In January the Pew Research Center released a survey of mobile phone users who donated $43 million for Haiti earthquake relief by simply sending text messages. The results suggest they were driven partly by "impulse giving."
When a 7.0 magnitude earthquake stuck Haiti in January 2010, relief organizations jerked into action while television news networks flashed images of impoverished devastation. Through TV, Twitter, and Facebook, word spread rapidly that Americans could donate to the relief effort by texting from their phone. (Texting "Haiti" to 90999, for instance, would have sent $10 to the American Red Cross, to be added to the user's phone bill.)
The Pew survey found that 89 percent of those who texted a donation were watching TV-generally while seeing images of destruction-when they learned they could contribute that way. Half of the givers made their donation immediately. Only 14 percent did additional research before giving.
Most of those surveyed said the Haiti earthquake was the first time they had made a mobile donation. In the time since, over half have made text donations to other relief causes, such as for victims of the Japanese earthquake and tsunami in 2011. Three-quarters said they usually made text donations as a spur-of-the-moment decision: It's a giving method convenient for donors, and could be a boon for some charities.
Google is carefully expanding its business in China once again, following its protest of the Chinese government's internet censorship two years ago, when Google shut down its main Chinese web search site. Since then, the internet giant's relationship with China has been shaky-last year it accused Chinese sources of hacking into the Gmail accounts of U.S. officials.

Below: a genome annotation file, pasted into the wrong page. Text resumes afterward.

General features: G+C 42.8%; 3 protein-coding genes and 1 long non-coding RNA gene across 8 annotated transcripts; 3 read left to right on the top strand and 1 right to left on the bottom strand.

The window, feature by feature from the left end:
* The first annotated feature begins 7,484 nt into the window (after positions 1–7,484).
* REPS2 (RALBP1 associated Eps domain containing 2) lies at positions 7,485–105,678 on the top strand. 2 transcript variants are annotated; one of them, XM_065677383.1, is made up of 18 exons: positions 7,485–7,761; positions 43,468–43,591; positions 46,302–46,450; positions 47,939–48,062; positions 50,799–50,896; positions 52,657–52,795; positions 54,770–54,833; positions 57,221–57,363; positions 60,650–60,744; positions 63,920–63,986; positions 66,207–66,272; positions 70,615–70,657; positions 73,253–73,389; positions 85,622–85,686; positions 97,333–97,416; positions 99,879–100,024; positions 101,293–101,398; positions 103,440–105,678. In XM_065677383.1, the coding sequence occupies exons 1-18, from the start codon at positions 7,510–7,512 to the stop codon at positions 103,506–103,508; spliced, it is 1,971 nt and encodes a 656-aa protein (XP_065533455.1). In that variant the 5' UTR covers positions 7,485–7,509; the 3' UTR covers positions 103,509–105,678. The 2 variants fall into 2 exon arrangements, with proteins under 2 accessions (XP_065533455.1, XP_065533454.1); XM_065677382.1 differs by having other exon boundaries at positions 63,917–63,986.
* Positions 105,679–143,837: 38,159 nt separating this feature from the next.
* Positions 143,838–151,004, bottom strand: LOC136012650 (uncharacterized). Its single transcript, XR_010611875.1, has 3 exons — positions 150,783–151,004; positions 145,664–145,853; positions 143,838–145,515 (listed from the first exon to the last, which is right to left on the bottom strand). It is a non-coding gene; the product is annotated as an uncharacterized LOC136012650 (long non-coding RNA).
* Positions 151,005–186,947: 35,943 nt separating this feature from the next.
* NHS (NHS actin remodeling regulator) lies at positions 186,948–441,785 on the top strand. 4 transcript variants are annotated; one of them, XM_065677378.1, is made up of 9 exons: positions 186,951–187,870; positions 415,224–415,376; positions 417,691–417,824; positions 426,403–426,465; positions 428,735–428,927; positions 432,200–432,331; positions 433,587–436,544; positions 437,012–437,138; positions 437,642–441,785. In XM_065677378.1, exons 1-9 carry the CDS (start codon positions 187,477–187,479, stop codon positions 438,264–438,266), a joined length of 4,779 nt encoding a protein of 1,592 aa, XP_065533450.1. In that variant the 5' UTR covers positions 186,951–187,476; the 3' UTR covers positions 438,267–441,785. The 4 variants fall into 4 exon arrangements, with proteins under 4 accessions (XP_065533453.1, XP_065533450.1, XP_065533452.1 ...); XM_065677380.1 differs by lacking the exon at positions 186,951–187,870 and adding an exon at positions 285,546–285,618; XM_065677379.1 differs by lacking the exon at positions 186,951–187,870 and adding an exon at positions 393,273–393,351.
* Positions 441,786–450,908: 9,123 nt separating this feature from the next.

According to The Wall Street Journal, the country's 500 million internet users are too lucrative a market for Google to pass up: The company wants to expand its web services that aren't hampered by censorship, such as shopping websites, and give millions of Chinese smartphone users direct access to its Android phone application website.
While straddling the Great Firewall of China, Google is dealing with other troubles in India, along with Facebook, Inc. A judge there is seeking to hold the two companies criminally responsible for not censoring "inflammatory material" that internet users have posted on Facebook and on Google services, such as YouTube. Some of the material was deemed offensive to Hindu and Muslim figures and Indian political leaders.
Discouraged about fulfilling that health goal you set Jan. 1? Two web-based startups want to help, using a couple of time-honored motivators: peer pressure and money.
HealthRally.com allows friends to motivate you to keep a goal, like losing weight or quitting smoking. Your friends give whatever amount they wish toward a predetermined reward, like cash, an iPad, or new shoes, but you'll only receive it if you meet your goal.
GymPact (gym-pact.com) requires you to pledge the number of days each week you hope to visit the gym. You have to check in at the gym for 30 minutes with a GPS-enabled smartphone, and for each day missed, you agree to pay at least $5. But if you meet your goal you'll get a small cash prize.